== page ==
Ukrainian President Volodymyr Zelensky signed a law (No. 10265) on Tuesday, June 18, to fulfill one of the conditions required to join the EU’s Roam-Like-at-Home (RLAH) initiative.

“It was adopted to fulfill one of the conditions of the European integration of Ukraine in the field of electronic communications. It ensures that Ukraine joins the common roaming zone between Ukraine and the EU and that Ukrainians receive roaming services in EU countries in the ‘Roaming like at home’ (RLAH) mode,” read the parliament’s press release.

The press release also said the new law would “significantly improve” the investment climate for electronic communications businesses.

As reported by Kyiv Post in May, the bill was adopted by Ukraine’s parliament on May 22 and after Zelensky’s signature, it now requires “a positive assessment” from the EU and further negotiations for Ukrainians to enjoy permanent free roaming in the EU.


At present, Ukrainians can access roaming services in the bloc under temporary preferential conditions from European operators following Russia’s 2022 invasion, but joining the initiative would provide permanent access in preferential terms.

Ukraine’s eventual integration into the EU’s unified roaming network would allow Ukrainians to access roaming services in the bloc – as well as Iceland, Liechtenstein and Norway – without additional charges, similar to EU residents at present under the EU’s RLAH initiative.

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Similarly, the eventual integration would also allow EU citizens to enjoy roaming services in Ukraine with no extra charges.

The initiative includes a fair-use policy where there are no restrictions on call and text across the bloc, but the amount of mobile data under domestic charges is limited to avoid abuses.

When the law was adopted by Ukraine’s parliament in May, Minister of Digital Transformation Mykhailo Federov noted the steps required to progress.


“Next, we must receive a positive assessment of legislative changes from the European side and start negotiations on joining the single roaming space with the EU. After all, our goal is to maintain low tariffs for Ukrainians on a permanent basis even after the victory,” said Federov.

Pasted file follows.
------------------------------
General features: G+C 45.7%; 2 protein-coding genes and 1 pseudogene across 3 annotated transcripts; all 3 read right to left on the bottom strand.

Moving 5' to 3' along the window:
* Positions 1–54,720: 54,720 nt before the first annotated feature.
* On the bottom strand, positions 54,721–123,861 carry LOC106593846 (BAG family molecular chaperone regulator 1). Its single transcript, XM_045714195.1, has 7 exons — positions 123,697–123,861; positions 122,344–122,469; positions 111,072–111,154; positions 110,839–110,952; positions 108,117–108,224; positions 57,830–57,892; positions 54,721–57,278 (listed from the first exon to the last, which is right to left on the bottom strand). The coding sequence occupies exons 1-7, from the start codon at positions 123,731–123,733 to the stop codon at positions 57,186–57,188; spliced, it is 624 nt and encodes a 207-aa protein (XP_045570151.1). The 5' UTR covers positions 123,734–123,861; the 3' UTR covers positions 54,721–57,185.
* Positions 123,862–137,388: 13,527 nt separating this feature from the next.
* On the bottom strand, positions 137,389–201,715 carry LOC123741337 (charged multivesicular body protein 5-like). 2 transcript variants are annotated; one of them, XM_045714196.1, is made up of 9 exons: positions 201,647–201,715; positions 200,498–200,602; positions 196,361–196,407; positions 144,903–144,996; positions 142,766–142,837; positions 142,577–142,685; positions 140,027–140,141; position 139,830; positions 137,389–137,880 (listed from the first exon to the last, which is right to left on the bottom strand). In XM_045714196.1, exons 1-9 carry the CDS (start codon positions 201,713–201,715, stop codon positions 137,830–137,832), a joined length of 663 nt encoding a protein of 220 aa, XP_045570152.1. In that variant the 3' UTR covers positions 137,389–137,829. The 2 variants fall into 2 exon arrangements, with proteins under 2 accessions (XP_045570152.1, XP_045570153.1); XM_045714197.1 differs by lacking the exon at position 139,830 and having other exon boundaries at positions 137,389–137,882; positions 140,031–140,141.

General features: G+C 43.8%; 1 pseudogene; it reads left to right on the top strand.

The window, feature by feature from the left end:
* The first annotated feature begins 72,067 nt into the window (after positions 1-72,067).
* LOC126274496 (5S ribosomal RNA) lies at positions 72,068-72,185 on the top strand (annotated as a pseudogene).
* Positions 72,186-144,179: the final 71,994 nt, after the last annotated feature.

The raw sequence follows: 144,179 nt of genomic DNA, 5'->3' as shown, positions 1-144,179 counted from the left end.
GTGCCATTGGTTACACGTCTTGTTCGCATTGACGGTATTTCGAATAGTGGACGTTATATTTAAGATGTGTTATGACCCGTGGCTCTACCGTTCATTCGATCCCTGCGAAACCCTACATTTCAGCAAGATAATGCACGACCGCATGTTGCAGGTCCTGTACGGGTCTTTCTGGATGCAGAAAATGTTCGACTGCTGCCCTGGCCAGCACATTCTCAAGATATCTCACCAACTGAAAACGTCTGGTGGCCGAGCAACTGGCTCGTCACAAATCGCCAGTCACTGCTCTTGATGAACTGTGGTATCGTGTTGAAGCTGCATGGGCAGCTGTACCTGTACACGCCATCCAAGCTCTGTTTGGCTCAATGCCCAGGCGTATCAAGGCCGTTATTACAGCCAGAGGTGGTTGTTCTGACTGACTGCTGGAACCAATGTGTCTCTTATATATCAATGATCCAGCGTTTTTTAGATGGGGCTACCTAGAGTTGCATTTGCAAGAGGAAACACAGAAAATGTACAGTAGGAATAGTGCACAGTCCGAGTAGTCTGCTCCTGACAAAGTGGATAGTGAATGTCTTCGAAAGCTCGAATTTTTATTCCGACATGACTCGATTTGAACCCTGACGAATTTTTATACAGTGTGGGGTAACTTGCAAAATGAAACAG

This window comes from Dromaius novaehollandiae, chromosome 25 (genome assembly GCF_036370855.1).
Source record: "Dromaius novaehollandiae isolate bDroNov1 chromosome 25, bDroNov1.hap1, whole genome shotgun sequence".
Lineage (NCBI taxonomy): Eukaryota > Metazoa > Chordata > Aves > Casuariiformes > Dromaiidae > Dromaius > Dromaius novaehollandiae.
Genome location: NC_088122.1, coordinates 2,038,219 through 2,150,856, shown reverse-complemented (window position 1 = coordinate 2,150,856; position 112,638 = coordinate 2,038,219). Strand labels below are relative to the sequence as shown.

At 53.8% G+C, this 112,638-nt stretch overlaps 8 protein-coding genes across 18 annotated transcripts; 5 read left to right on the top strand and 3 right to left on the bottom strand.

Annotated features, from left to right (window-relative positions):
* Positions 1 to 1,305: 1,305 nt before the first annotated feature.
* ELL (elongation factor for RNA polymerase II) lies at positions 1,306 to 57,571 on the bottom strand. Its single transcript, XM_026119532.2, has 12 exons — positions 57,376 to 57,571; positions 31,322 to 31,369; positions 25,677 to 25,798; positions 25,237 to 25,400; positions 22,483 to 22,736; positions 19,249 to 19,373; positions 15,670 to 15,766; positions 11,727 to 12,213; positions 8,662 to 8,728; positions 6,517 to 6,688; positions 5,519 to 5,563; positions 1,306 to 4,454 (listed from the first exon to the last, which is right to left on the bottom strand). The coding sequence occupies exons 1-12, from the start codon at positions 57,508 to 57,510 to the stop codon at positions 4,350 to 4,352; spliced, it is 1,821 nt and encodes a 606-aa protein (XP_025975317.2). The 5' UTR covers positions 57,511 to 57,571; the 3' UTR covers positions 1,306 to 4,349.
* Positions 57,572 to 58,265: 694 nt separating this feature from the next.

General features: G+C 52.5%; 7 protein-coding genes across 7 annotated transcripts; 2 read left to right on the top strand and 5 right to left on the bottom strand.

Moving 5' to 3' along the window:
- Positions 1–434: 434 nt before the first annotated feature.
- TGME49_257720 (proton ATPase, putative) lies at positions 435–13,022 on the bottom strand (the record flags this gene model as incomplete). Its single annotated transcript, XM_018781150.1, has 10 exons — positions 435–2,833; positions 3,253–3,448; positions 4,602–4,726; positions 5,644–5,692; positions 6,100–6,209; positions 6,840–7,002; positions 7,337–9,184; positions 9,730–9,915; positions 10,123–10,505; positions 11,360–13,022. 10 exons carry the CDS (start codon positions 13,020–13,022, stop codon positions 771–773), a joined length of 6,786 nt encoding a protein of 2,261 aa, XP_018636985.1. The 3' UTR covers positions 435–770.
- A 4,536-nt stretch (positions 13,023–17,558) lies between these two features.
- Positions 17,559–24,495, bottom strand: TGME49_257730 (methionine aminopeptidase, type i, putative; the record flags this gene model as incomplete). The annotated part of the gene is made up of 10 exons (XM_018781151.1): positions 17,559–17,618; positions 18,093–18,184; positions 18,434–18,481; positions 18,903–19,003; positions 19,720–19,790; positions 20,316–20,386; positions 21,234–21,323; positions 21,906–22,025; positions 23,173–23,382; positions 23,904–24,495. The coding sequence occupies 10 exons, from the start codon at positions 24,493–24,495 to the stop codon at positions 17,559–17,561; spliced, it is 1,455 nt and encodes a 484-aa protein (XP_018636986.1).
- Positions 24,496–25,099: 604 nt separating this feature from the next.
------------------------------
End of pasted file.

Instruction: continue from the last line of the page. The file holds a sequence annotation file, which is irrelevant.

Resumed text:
In addition, operators in Ukraine will also need to adjust their tariff regulations to fulfill the EU’s requirements, which would likely require Ukraine to raise the price of mobile internet.

“Tariff regulation will change. Limit tariffs for roaming services will be established, as in the EU. This is necessary so that roaming services are billed as domestic tariffs.

“Operators will need to adapt to the updated legislation, tariff regulations, protection mechanisms for users of roaming services and finalize their systems to meet the requirements,” read a May press release by the Ministry of Digital Transformation.

The regulation also extends to the pricing of mobile services, where “mutual pricing between operators will be determined.”

At present, Ukrainians have access to unlimited 4G data for as little as Hr.410 ($10) per month, where it costs 50 Polish złoty ($13) in neighboring Poland for 80Gb of 5G data.


In Germany, unlimited mobile data can cost upwards of €40 ($43) per month.

Officials from the Ministry of Digital Transformation recently told Kyiv Post that 5G internet will only be available in Ukraine after the war.


On June 18, upon Zelenksy’s signature of the law for it to take effect, a Ukrainian news outlet on Telegram reported that “now Ukrainians in the European Union will have access to national mobile communication tariffs without paying additional funds for four months.”

Translated screenshot of an update from one of the Telegram news channels.

However, it’s not clear where the four-month figure came from since the law only fulfills one of the EU’s requirements for Ukraine to join the RLAH initiative, and it does not automatically mean Ukraine is joining the initiative after Zelensky’s signature.

At present, Ukrainians enjoy free roaming with a Ukrainian SIM card within the bloc thanks to preferential terms provided by European operators, on which the new law has no bearing.

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